Traditional methods of testing cognition are not accessible to children with significant physical and speech impairments. Investigators with the Adapted Cognitive Assessment Laboratory (M-ACAL) develop alternative testing methods by using Assistive Technology (AT) with adapted versions of cognitive tests. We then investigate the neuropsychology of specific congenital neurodevelopmental conditions. Current studies focus on working memory, processing speed, attentional impairment, sleep disorder, and quality of life in children with cerebral palsy.
Findings have the potential to provide accurate information about cognitive and academic abilities that could then be used in clinical or school settings to better support medical, educational, and life planning.
Visit UofMHealth.org for information on clinical services available at the University of Michigan for people with cerebral palsy as well as links to other Cerebral Palsy research initiatives at the University of Michigan!
Contact us for more information on how to get involved in research with M-ACAL.
We are also affiliated with The Cerebral Palsy Research Consortium of Michigan.
Meet the M-ACAL Team!
Top (Left to Right): Donna Omichinski, Michael Evitts, Dr. Crystal Young, William Schutt, Dr. Seth WarschuaskyBottom (Left to Right): Dr. Danielle Shapiro, Annalisa Morgan, Dr. Jacqueline Kaufman
Seth Warschausky, PhD
Dr. Warschausky is a Professor in the Department of Physical Medicine and Rehabilitation at the University of Michigan, Director of the Division of Rehabilitation Psychology and Neuropsychology and Founding Director of The Michigan Adapted Cognitive Assessment Laboratory, funded by NIDRR, NIH and the Mildred Swanson Foundation. He is the founding President of the American Psychological Association’s Division 22, Section 1, Pediatric Rehabilitation Psychology and a Fellow in Division 22. He is on the Editorial Boards of Rehabilitation Psychology and the Journal of Pediatric Rehabilitation Medicine. He is on the Executive Board for United Cerebral Palsy of Michigan. He has served as an Advisory Board member to the American Psychological Association’s Center for Psychology in Schools and Education. His research, funded by DOED/NIDRR, NIH and the Mildred Swanson Foundation, has included psychometric studies in child neuropsychology, studies of social integration of children with disabilities, and quality of life research.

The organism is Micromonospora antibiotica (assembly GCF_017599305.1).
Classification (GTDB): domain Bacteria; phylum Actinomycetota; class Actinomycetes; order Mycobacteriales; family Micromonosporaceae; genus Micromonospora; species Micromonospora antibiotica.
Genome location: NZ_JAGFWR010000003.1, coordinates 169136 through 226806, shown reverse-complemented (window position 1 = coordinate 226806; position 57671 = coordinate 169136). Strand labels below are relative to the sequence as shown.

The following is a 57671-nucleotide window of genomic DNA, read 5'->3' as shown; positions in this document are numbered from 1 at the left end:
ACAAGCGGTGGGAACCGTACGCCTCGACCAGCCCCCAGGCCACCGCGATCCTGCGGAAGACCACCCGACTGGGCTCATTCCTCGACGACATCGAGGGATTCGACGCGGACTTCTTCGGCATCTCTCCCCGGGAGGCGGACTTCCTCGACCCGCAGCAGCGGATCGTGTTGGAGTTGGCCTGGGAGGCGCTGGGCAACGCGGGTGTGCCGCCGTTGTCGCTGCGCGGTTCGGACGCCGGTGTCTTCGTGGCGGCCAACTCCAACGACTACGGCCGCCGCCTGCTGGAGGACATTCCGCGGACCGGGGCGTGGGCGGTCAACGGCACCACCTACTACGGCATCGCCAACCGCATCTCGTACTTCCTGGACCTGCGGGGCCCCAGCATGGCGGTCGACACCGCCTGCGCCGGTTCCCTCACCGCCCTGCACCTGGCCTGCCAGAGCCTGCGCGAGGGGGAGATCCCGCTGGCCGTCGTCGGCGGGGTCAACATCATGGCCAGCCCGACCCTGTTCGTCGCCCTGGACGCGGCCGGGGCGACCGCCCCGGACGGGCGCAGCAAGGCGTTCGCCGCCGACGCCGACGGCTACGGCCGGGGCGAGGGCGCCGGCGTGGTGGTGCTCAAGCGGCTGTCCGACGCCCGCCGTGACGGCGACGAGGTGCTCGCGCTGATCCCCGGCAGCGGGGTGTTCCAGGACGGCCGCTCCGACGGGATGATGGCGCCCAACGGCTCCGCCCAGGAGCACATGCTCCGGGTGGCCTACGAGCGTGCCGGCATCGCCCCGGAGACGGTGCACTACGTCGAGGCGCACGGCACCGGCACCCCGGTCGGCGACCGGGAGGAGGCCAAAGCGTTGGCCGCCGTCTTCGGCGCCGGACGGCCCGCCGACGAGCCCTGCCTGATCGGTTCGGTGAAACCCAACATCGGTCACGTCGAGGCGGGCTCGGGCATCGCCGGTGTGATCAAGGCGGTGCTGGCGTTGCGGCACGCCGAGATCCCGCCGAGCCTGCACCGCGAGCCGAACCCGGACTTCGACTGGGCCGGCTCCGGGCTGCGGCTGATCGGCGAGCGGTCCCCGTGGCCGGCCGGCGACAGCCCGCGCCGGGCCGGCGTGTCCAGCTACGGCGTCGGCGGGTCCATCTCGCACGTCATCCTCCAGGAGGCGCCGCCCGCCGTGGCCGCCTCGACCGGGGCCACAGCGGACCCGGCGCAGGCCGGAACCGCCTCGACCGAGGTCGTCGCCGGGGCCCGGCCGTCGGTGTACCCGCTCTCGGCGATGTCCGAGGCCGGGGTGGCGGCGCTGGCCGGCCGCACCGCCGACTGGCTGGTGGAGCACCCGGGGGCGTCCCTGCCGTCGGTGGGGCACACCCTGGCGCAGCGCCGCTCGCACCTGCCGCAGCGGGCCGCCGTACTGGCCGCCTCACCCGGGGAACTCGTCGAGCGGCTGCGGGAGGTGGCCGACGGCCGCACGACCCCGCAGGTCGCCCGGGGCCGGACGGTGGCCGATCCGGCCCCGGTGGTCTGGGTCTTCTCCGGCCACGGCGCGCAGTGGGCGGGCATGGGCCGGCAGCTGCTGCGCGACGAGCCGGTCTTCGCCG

Jacqueline Kaufman, PhD
Dr. Jacqueline Kaufman is an Assistant Professor in the Department of Physical Medicine and Rehabilitation. She completed a predoctoral internship at the Columbus Children's Hospital and has published in the area of executive functioning and neuroimaging. She joined the faculty in 2005 after a T-32 Post-Doctoral Research Fellowship in the Department of Physical Medicine and Rehabilitation at Michigan. Dr. Kaufman's general research interests include the study of neuropsychological functioning in chronically ill pediatric populations. Specific research interests involve the use of basic cognitive neuroscience protocols during adapted neuropsychological testing of children with motoric and language impairments. She is currently funded through NIDRR to examine Working Memory in children with Cerebral Palsy.